How Scot Hollonbeck Became a World Changer

Editor’s Note: This is the first post in a 5-part series on Hometown Hero Scot Hollonbeck. At 14-years old, the last thing on Scot Hollonbeck’s mind after being hit by a drunk driver was being a world changer. He just wanted to live.

Scot Hollonbeck: Athlete & Social Activist

“I learned that the reason the doctors wouldn’t operate on me after the accident was because they thought either I wouldn’t survive until the operation, or that I wouldn’t survive the operation itself,” Scot Hollonbeck, today of Decatur,Georgia, remembers. At 14-years old, Hollonbeck had the world before him. He worked as a corn detasseler for Del Monte when not in school and was active in swimming, track and field, football and cycling.

One day, during the summer before his freshman year in high school, Hollonbeck was peddling his bicycle to swim practice. He was only 200-yards from his house when a drunk driver in a van crashed into him going 60-miles-per hour.

 “The first thing I thought about was how bad my new bike was damaged in the crash,” Hollonbeck says. The ambulance arrived and rushed Hollonbeck to the emergency room. He had bruises, abrasions, broken ribs and internal bleeding, but the most-severe injuries were his crushed thoracic vertebrae at the 8th, the 11th and the 12th sites and his severed spine.

In recovery, after his surgery, Hollonbeck couldn’t speak, so he wrote messages to the nurse asking about his condition.

Scot Hollonbeck faced his fears of life after spinal cord injury, and has helped improve opportunities available for others as a result.

The nurse didn’t answer but explained that the doctor would tell him about his injuries later. Finally, Hollonbeck asked if his back was broken. The nurse nodded. “I knew I was in bad shape then, because at the site of the accident, Mom and Dad were having a hard time controlling their emotions,” Hollonbeck recalls.

“Then the nurse confirmed my worst fears. I knew that I would never walk again, and that I was paralyzed. At that time, I had a lot of cultural fear and misconceptions about what life in a wheelchair would be like.”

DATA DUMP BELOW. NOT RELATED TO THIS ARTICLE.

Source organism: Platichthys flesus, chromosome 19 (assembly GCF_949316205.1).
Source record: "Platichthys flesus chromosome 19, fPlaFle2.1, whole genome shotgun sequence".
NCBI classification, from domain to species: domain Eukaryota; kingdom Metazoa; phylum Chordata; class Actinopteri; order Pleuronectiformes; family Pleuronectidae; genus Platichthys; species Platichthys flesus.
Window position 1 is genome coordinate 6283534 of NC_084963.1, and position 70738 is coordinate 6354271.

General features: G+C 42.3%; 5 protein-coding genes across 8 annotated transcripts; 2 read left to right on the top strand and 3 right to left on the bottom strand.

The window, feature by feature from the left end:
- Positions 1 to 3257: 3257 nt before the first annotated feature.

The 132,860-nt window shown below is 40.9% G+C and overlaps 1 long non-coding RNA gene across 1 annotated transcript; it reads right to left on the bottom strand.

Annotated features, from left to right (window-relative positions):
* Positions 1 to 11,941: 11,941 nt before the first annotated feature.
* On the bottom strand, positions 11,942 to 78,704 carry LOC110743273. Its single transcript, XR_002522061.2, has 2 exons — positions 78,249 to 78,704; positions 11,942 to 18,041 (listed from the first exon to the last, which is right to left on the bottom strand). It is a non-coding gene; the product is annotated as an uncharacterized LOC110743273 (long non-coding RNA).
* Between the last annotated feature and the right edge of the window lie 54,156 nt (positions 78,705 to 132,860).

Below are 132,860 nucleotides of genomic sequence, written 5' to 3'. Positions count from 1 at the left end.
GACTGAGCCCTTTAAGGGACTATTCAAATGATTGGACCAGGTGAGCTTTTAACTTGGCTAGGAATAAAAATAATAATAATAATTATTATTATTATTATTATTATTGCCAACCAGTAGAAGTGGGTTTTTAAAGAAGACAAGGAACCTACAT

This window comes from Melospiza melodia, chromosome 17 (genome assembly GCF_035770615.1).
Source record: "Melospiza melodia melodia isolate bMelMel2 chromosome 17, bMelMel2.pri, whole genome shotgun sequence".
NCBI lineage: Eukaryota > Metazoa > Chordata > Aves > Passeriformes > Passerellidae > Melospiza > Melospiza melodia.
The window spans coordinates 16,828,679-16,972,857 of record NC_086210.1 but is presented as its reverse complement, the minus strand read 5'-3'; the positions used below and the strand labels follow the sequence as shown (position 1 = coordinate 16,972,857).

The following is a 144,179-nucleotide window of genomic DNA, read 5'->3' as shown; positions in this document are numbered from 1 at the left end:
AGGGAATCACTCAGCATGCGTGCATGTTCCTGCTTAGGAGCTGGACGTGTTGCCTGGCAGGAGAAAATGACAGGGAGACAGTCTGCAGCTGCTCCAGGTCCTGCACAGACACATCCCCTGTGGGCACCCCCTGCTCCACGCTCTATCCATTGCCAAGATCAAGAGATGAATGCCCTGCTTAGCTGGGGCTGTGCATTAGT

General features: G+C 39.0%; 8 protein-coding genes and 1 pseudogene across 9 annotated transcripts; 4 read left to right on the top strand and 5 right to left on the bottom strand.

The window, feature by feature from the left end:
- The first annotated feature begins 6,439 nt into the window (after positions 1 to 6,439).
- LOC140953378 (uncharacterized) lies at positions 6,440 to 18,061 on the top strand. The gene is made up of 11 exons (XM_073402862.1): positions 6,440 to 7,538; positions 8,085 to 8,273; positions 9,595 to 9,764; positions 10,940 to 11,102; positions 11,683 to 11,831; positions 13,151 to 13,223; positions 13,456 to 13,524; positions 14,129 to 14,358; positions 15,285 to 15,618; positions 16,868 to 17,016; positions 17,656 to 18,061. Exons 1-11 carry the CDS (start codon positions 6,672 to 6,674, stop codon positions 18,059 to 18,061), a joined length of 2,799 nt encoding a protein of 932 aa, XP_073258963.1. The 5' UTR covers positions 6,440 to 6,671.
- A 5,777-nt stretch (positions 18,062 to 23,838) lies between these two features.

Hollonbeck admits that he had a hard time dealing emotionally with the idea that he’d never run, bicycle, swim or play football again. “My biggest concern was that I wouldn’t be able to walk,” Hollonbeck says. “I was scared.”
But fear has different effects on people. It either will make you run and hide or challenge you to face the fear and not only defeat it, but also gain the strength and the courage needed to survive. And, facing that fear with strength and courage helped Scot Hollonbeck become one of the world’s greatest athletes.

About the Author: For the last 12 years, John E. Phillips of Vestavia, Alabama, has been a professional blogger for major companies, corporations and tourism associations throughout the nation. During his 24 years as Outdoor Editor for “The Birmingham Post-Herald” newspaper, he published more than 7,000 newspaper columns and sold more than 100,000 of his photos to newspapers, magazines and internet sites. He also founded and moderated a radio show that was syndicated in 27 radio stations; created, wrote and sold a syndicated newspaper column that ran in 38 newspapers for more than a decade; and wrote and sold more than 30 books. Learn more at

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5 Responses to How Scot Hollonbeck Became a World Changer

  1. Pingback: He Could Sit on the Bank, or He Could Build a New Boat « UroMed Catheter Health Blog

  2. heather williams says:

    this is awesome……god is sooooo great

  3. chris schaefer says:

    good to see you still making headlines Scot ol boy!!
    you deserve all the accolades you get
    your OLD friend
    chris schaefer
    san diego,ca

  4. Pingback: Mike Savicki Goes After An MBA And Discovers Wheelchair Racing « UroMed Catheter Health Blog

  5. Melissa says:

    Really amazing, Scot! Wish we all had that kind of strength, persistence and vision. Mom had a great time with you all. Hope one day we can all reconnect!
    Melissa Moody

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